MimbleWimble was interestingly introduced by an anonymous Bitcoin developer using the pseudonym Tom Elvis Jedusor (the French name of fictional Harry Potter character, Voldemort). Mimblewimble is the name of a spell used to tongue-tie victims in Harry Potter. It extends the idea of confidential transactions and CoinJoin, which allows aggregation of transactions without requiring any interactivity. However, it is incompatible with Bitcoin scripting language along with various other features of standard Bitcoin protocol. Mimblewimble can enhance both privacy and scalability issues at once. Applying the technology means that a block contains an input list, output list and something called “excesses,” which are lists of signatures and differences between outputs and inputs. In contrast to Bitcoin, MimbleWimble outputs contain public keys only, and the difference between the old and new outputs is signed by all participants involved in the transactions. The protocol reduces block size while improving privacy and scalability. However, it is not suitable for accounting and banking services in general, since sender-receiver mapping and transaction amount are recorded nowhere. Grin and Beam have successfully implemented MimbleWimble.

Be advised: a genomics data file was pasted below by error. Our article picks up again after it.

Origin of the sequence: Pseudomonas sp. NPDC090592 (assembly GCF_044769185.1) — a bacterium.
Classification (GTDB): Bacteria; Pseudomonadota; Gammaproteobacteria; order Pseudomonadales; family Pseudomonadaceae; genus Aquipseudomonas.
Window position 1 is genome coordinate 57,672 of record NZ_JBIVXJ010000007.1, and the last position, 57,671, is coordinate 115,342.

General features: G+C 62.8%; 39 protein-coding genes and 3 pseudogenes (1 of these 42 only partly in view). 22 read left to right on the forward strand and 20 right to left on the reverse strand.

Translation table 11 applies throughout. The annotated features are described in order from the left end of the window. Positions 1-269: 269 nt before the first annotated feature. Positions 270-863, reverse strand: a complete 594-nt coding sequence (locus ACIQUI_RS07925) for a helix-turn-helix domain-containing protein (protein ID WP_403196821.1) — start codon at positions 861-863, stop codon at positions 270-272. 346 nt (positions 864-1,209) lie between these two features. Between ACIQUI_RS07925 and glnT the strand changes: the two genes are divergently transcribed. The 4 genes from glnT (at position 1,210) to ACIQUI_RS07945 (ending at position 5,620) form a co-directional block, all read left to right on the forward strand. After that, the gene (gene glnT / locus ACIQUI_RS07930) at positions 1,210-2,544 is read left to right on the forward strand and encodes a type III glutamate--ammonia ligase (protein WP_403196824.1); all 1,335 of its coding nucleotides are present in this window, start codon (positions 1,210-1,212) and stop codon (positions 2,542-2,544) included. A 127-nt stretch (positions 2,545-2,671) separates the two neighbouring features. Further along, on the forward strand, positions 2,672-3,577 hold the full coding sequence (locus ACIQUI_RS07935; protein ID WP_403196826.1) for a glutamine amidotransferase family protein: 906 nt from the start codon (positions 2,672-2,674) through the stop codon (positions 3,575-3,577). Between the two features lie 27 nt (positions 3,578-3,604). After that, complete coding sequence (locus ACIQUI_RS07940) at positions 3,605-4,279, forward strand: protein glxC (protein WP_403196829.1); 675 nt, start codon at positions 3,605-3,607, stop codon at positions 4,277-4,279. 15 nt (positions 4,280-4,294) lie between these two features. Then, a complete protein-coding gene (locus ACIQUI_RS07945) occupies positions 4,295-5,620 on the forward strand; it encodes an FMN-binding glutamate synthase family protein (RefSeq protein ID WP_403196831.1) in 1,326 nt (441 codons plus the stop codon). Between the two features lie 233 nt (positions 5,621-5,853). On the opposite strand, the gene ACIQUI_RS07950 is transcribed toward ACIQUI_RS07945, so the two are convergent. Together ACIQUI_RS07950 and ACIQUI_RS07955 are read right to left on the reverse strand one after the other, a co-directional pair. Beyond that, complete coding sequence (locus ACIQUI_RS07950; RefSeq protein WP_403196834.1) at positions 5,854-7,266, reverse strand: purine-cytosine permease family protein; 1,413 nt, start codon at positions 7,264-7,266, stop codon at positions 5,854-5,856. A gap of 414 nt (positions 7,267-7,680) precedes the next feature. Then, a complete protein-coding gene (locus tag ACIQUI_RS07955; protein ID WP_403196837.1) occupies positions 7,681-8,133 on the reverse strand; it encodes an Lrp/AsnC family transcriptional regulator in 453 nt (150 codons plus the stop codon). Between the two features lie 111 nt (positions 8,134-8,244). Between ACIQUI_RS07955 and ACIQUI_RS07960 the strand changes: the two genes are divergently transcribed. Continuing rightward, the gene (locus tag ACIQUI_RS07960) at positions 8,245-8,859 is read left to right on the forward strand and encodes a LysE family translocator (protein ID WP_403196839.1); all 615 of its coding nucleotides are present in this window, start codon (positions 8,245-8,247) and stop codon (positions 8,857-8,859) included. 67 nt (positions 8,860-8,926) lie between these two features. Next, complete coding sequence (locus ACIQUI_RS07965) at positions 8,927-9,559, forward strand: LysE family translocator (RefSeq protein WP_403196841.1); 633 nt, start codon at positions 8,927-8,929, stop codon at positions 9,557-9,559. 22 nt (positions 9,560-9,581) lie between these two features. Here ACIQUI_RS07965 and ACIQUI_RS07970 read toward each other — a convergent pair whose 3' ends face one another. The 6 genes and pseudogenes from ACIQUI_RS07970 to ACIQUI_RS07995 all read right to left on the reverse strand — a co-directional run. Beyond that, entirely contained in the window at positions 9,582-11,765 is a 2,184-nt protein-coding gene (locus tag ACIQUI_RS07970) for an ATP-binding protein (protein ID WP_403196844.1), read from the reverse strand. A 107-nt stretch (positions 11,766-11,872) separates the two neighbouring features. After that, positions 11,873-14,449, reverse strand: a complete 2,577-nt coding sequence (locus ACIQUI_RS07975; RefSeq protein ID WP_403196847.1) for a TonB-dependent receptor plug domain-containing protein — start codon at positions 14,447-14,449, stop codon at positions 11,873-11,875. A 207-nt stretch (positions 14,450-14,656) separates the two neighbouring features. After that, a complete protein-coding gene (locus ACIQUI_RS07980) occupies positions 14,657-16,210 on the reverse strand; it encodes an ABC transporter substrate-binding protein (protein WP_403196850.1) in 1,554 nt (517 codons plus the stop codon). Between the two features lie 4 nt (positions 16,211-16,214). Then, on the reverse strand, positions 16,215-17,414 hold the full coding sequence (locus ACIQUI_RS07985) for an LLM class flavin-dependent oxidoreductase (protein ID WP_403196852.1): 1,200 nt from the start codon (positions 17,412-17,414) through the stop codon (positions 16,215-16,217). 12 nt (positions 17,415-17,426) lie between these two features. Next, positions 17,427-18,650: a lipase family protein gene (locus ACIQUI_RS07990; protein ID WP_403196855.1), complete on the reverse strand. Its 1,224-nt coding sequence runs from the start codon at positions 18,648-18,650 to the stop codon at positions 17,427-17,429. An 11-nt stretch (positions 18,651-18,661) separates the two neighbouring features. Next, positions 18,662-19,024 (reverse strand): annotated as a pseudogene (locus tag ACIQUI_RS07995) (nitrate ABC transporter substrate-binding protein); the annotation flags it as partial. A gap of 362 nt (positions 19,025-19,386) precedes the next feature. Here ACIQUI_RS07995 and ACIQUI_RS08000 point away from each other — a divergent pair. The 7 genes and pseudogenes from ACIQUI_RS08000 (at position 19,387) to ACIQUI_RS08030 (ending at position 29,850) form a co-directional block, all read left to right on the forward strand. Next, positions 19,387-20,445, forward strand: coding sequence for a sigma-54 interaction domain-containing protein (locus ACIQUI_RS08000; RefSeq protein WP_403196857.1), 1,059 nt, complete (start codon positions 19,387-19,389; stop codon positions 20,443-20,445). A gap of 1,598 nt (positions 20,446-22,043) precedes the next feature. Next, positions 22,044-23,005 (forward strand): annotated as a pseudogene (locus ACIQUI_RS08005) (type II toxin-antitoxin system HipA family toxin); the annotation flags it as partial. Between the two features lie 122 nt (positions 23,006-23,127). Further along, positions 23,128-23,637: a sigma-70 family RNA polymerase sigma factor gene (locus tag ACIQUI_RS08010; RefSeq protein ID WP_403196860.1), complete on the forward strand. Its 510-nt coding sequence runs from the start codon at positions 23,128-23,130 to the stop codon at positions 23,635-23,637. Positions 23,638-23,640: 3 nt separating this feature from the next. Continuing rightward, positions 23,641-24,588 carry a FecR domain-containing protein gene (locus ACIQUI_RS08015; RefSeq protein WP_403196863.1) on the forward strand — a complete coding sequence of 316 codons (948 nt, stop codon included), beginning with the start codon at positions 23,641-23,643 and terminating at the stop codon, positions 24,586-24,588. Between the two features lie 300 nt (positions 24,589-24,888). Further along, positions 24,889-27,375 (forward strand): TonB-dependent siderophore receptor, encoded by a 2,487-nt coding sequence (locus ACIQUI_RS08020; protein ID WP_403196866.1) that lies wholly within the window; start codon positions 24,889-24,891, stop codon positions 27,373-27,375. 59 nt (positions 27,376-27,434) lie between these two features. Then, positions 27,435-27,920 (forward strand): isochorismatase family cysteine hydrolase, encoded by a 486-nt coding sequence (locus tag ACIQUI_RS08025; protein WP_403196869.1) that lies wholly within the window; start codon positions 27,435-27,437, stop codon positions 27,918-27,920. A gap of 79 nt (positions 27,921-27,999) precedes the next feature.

Bulletproofs is a non-interactive zero-knowledge proof protocol for general arithmetic circuits with very short proofs (arguments of knowledge systems) and without requiring a trusted setup. The essence of Bulletproofs is its inner-product algorithm, a proof (argument of knowledge) for two independent binding vector Pedersen commitments that satisfy the given inner-product relation. Bulletproofs results in communication-efficient, zero-knowledge proofs, but reduces overall communication by a factor of three. Bulletproofs has a wide range of applications, for instance, in multi-party computation (MPC) systems, privacy protocols and secret communications. You can find the original Bulletproofs research here.